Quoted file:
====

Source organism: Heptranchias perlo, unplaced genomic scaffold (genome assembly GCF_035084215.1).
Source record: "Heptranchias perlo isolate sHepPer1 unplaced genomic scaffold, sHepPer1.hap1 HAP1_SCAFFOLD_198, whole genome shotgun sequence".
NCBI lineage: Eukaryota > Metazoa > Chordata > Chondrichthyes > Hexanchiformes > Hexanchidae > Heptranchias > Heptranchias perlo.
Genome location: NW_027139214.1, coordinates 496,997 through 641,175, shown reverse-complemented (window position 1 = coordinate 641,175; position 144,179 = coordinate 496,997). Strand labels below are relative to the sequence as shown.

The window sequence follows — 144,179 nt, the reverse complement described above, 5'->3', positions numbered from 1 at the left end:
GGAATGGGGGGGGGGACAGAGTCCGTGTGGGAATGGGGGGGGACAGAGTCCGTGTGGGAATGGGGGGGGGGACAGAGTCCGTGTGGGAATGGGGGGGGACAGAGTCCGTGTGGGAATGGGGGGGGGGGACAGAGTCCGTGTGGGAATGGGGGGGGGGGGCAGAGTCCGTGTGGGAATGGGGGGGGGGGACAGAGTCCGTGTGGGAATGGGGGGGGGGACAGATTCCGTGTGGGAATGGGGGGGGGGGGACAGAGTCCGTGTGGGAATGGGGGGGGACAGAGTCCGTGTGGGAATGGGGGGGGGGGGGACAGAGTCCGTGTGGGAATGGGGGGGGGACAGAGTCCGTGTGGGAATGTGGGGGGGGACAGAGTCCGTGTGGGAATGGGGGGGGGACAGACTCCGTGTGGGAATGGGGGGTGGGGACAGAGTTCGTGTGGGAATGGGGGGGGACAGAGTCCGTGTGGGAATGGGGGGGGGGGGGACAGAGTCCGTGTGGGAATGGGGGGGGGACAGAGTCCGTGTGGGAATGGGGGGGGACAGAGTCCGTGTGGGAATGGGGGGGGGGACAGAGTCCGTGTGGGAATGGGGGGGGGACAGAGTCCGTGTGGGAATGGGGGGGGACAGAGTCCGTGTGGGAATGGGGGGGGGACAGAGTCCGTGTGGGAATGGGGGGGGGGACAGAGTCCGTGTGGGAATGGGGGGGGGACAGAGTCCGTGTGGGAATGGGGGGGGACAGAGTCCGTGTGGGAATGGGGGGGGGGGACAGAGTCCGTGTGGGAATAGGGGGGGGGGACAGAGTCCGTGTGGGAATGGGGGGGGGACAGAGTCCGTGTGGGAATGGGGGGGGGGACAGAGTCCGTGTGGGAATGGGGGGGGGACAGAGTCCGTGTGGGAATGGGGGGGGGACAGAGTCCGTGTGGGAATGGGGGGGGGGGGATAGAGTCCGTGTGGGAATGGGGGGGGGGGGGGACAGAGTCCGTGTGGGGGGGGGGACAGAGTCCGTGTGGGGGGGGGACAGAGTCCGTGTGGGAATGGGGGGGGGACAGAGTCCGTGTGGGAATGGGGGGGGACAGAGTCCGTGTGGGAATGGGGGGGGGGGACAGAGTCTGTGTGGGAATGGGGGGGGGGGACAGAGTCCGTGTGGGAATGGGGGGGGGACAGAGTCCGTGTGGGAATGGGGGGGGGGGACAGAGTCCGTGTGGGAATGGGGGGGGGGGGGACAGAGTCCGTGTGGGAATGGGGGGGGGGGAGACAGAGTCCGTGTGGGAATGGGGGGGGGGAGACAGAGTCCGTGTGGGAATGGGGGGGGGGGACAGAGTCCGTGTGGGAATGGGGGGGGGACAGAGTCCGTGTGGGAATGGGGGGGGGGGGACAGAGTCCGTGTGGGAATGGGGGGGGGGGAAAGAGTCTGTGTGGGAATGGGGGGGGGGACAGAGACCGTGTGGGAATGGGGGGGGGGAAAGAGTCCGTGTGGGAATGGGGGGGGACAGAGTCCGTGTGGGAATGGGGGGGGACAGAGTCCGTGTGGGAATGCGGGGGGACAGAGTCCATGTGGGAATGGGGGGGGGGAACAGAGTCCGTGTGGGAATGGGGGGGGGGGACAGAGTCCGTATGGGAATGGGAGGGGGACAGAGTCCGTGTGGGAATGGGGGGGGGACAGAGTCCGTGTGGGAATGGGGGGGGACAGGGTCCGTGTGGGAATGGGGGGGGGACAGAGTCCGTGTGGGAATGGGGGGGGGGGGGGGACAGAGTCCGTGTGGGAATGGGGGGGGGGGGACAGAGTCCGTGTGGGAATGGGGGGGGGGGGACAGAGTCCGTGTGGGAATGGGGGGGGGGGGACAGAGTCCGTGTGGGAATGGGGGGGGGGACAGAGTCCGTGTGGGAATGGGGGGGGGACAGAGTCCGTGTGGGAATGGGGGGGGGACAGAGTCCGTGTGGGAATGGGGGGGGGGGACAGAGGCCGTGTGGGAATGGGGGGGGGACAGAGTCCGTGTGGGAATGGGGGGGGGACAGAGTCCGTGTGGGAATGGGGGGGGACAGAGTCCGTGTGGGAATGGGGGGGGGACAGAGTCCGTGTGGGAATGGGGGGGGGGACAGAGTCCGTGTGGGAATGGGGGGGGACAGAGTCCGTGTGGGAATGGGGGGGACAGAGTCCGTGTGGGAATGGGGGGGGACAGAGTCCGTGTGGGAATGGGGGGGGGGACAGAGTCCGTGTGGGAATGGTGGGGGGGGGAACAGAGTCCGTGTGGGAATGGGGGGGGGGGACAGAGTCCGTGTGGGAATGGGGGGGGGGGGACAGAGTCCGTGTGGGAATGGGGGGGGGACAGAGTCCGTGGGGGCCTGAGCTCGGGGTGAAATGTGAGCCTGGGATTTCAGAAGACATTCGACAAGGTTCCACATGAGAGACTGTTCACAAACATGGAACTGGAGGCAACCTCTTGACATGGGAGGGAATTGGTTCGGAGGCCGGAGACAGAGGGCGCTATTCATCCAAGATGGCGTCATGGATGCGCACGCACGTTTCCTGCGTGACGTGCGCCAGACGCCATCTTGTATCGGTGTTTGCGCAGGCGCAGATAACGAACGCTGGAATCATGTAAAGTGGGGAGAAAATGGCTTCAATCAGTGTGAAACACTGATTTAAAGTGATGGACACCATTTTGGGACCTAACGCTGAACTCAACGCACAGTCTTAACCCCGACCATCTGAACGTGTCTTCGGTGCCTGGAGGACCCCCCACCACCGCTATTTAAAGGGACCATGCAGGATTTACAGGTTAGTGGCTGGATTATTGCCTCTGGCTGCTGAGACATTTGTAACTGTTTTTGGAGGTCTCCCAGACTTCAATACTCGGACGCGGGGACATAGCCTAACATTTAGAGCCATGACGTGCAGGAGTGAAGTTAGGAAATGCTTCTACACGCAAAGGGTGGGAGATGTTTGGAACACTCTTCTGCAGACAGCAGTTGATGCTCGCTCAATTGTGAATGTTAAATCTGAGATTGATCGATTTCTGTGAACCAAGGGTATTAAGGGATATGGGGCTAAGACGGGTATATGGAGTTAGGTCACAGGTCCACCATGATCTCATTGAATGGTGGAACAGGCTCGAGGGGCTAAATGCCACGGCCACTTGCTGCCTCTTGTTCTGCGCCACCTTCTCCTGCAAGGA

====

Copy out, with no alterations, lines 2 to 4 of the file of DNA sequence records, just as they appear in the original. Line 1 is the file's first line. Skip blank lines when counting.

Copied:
Source record: "Heptranchias perlo isolate sHepPer1 unplaced genomic scaffold, sHepPer1.hap1 HAP1_SCAFFOLD_198, whole genome shotgun sequence".
NCBI lineage: Eukaryota > Metazoa > Chordata > Chondrichthyes > Hexanchiformes > Hexanchidae > Heptranchias > Heptranchias perlo.
Genome location: NW_027139214.1, coordinates 496,997 through 641,175, shown reverse-complemented (window position 1 = coordinate 641,175; position 144,179 = coordinate 496,997). Strand labels below are relative to the sequence as shown.